Wednesday, October 30, 2013

Klaus Filip/Dafne Vicente-Sandoval - remoto (Potlatch)

Not nearly enough bassoons in these here parts...though anyone pining for those deep, reedy tones will have to search elsewhere.

Two pieces, one ("Obscur") recorded in Christoph Amann's studio, the other ("Clair") in a Nickelsdorf church. Filip is on sine tones here, not his customary lloopp, using them for relatively long notes, though never really settling into drone territory. Instead, I have the image of thin layers of cloth, multiply-hued within a narrow range, wafting and falling, layer after layer. Vicente-Sandoval skitters between, piercing a swatch of fabric here, caressing it, subtly staining it there. Her attack is entirely outside of standard bassooning, sometimes high-pitched, often tapping the body or the bocal (a newly learned word!--the metal tube between the double reed and the bassoon proper). Part of me really wanted to hear at least a few traditional notes from the woodwind, thinking they may well have blent deliciously with the sines but it was not to be and, in a sense, I credit Vicente-Sandoval with sticking to her guns, so to speak, and doing a great deal with less. I find it difficult to otherwise describe the work. In general form, it's akin to previous music I've heard from Filip (I believe I've only encountered Vicente-Sandoval as part of Bruno Duplant's "Presque Rien" prior to this) in that there's a supple, taut but elastic flow, quiet but firm, a feeling of tonality that accepts perturbations. Even when he descends to speaker-threatening depth, there's a serenity in place, a surety of purpose. Given the nature of the sounds they tend to produce, it's difficult to avoid hearing the sines as being foregrounded though I found that, making a conscious effort not to do so (perhaps more my issue than other listeners') resulted in a fuller, very rewarding experience.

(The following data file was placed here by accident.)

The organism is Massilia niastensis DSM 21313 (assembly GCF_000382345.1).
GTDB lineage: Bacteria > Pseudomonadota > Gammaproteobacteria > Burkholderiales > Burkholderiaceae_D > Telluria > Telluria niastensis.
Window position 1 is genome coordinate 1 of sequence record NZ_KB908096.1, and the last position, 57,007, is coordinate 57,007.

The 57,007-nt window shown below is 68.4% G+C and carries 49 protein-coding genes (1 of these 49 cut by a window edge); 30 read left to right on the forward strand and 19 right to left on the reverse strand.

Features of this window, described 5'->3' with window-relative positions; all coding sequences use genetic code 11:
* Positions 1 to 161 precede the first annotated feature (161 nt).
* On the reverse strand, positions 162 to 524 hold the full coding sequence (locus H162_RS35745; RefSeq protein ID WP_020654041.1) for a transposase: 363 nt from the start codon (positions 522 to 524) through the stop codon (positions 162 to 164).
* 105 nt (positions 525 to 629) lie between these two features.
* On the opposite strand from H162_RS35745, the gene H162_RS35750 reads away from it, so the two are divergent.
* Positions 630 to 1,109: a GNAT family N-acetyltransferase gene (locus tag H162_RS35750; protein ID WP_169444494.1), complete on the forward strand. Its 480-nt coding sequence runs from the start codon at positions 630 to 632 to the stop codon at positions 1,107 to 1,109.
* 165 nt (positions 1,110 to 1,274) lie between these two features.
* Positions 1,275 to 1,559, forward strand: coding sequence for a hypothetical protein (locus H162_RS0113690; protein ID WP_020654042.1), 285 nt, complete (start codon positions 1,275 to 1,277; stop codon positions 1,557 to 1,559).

On the second track, the duo is joined quite clearly by the environs in and around the church in which they're recording. The music Flip and Vicente-Sandoval produce is more urgent and pinched at the beginning, sharp slices that become embedded in the ambiance, shrill enough that they (in my imagination) cause the abrupt falling-to-the-floor of some heavy object about seven minutes in. The sounds from both musicians are more aggressive, the sines a bit more sour, with subtle harmonics, the bassoon being assaulted with vigor, rapped at noisily and overblown harshly. But still, there's no crowding and things never get steady-state; always there's an allowance made for ebb and flow. It disintegrates beautifully.

Strong work, very challenging to deal with the fluidity and slipperiness of the structure. I like it a lot and, as ever, would love to hear the pair live--I can easily imagine the sonic repercussions.


Monday, October 28, 2013

Biliana Voutchkova/Michael Thieke - already there (Flexion)